Defect Creation in Surface-Mounted Metal-Organic Framework Thin Films
Wang, Z. / Henke, S. / Paulus, M. / Welle, A. / Fan, Z. / Rodewald, K. / Rieger, B. / Fischer, R.A. (2020)
ACS Appl Mater Interfaces, 2020, 15, 12(2), 2655-2661, doi: 10.1021/acsami.9b18672
- Date: Januar 2020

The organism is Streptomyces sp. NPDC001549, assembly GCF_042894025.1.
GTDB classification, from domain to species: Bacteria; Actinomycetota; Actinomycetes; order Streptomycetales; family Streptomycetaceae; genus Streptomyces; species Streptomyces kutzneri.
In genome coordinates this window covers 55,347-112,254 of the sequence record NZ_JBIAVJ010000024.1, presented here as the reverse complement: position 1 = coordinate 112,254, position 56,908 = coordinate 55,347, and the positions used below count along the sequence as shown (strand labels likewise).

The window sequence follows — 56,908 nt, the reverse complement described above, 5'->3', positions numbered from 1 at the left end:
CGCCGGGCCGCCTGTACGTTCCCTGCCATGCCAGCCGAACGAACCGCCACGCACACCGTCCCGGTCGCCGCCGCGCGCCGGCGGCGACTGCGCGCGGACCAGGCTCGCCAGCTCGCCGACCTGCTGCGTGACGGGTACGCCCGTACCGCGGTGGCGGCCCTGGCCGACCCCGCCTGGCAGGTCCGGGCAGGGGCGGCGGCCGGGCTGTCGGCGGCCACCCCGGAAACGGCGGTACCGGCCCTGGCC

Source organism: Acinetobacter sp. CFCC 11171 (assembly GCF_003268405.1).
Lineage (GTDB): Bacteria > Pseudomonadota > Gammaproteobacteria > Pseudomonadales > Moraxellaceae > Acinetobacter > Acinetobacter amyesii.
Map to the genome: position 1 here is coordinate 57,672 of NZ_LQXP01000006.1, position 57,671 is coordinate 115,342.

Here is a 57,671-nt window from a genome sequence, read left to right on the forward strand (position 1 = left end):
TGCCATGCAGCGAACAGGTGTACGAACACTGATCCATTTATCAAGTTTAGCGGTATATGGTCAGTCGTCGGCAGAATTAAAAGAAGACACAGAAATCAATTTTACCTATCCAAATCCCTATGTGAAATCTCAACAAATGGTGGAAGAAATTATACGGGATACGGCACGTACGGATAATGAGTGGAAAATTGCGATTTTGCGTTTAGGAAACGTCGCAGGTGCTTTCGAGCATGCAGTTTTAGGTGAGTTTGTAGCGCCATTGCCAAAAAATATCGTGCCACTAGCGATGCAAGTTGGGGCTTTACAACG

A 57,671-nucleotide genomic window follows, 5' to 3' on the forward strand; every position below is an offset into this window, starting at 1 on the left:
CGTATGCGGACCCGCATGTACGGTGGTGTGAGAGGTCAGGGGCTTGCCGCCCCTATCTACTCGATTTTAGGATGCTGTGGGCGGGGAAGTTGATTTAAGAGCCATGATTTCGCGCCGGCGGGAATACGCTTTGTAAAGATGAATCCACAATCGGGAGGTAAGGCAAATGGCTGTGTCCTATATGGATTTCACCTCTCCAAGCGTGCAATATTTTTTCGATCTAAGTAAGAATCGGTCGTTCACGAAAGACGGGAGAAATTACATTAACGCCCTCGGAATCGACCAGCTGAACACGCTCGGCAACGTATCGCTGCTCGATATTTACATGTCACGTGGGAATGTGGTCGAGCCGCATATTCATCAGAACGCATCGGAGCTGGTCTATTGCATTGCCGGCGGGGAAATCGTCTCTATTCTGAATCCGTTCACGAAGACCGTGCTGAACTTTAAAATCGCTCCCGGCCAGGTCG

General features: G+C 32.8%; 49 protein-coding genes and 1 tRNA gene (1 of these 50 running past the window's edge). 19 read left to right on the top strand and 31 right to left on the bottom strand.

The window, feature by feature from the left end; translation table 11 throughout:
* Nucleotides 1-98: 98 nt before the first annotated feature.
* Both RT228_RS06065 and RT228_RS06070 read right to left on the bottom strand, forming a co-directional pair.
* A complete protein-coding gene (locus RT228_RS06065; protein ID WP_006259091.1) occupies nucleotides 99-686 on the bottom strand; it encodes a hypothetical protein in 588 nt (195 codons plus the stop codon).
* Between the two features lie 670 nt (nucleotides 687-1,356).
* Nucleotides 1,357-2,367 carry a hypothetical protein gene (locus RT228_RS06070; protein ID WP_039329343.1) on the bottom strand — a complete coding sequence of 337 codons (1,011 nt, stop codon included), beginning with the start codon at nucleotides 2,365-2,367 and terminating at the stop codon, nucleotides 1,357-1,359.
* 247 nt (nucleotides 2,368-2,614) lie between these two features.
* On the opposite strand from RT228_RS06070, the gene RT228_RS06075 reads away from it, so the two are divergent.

Defect engineering is a strategy for tailoring the properties of metal-organic frameworks (MOFs). Plenty of efforts have been devoted to study the defect chemistry and structures of bulk MOFs; however, the reported example of a defect-engineered surface-mounted MOF (SURMOF) thin film is rare. In this work, defects were incorporated in SURMOF thin films by using defect-generating linkers and taking advantage of the liquid-phase stepwise epitaxial layer-by-layer growth (LBL). Two methods based on the LBL, named mixing method and alternating method, are proposed for incorporating defects in the prototypical SURMOF HKUST-1 by partially substituting the parent H3btc (benzene-1,3,5-tricarboxylic acid) linker with a set of defect-generating linkers H2ip (isophthalic acid), H2OH-ip (5-hydroxyisophthalic acid), and H2pydc (3,5-pyridinedicarboxylic acid). The crystallinity and phase purity of the obtained "defected" SURMOFs were confirmed by X-ray diffraction, infrared reflection absorption spectroscopy, and Raman spectroscopy. The incorporation of the defect-generating linkers and the types of induced defects were characterized by ultraviolet-visible spectroscopy, time-of-flight secondary ion mass spectrometry, methanol adsorption, scanning electron microscopy, and 1H nuclear magnetic resonance spectroscopy (after digestion of the samples). These two methods provide avenues for controlling the defect formation in MOF thin films.